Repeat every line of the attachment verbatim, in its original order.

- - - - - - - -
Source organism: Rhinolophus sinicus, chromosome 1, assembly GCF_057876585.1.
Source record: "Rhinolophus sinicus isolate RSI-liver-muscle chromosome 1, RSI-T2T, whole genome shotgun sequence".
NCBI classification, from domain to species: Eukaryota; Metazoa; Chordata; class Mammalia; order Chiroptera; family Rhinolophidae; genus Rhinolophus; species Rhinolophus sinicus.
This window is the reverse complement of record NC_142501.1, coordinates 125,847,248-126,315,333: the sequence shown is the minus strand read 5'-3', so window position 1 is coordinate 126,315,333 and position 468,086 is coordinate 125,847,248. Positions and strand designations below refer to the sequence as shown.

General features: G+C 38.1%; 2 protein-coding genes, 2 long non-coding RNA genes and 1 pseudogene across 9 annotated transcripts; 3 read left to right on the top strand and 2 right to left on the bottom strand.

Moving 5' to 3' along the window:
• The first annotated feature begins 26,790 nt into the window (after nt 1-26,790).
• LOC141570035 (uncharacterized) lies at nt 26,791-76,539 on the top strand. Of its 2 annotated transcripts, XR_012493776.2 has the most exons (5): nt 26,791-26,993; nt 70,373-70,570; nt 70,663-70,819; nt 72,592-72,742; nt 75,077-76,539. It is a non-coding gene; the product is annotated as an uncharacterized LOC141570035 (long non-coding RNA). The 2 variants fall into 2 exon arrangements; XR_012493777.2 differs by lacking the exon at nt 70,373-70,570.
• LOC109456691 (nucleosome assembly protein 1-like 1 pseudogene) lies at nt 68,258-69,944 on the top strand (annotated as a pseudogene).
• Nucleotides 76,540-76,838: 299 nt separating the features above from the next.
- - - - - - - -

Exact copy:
Source organism: Rhinolophus sinicus, chromosome 1, assembly GCF_057876585.1.
Source record: "Rhinolophus sinicus isolate RSI-liver-muscle chromosome 1, RSI-T2T, whole genome shotgun sequence".
NCBI classification, from domain to species: Eukaryota; Metazoa; Chordata; class Mammalia; order Chiroptera; family Rhinolophidae; genus Rhinolophus; species Rhinolophus sinicus.
This window is the reverse complement of record NC_142501.1, coordinates 125,847,248-126,315,333: the sequence shown is the minus strand read 5'-3', so window position 1 is coordinate 126,315,333 and position 468,086 is coordinate 125,847,248. Positions and strand designations below refer to the sequence as shown.

General features: G+C 38.1%; 2 protein-coding genes, 2 long non-coding RNA genes and 1 pseudogene across 9 annotated transcripts; 3 read left to right on the top strand and 2 right to left on the bottom strand.

Moving 5' to 3' along the window:
• The first annotated feature begins 26,790 nt into the window (after nt 1-26,790).
• LOC141570035 (uncharacterized) lies at nt 26,791-76,539 on the top strand. Of its 2 annotated transcripts, XR_012493776.2 has the most exons (5): nt 26,791-26,993; nt 70,373-70,570; nt 70,663-70,819; nt 72,592-72,742; nt 75,077-76,539. It is a non-coding gene; the product is annotated as an uncharacterized LOC141570035 (long non-coding RNA). The 2 variants fall into 2 exon arrangements; XR_012493777.2 differs by lacking the exon at nt 70,373-70,570.
• LOC109456691 (nucleosome assembly protein 1-like 1 pseudogene) lies at nt 68,258-69,944 on the top strand (annotated as a pseudogene).
• Nucleotides 76,540-76,838: 299 nt separating the features above from the next.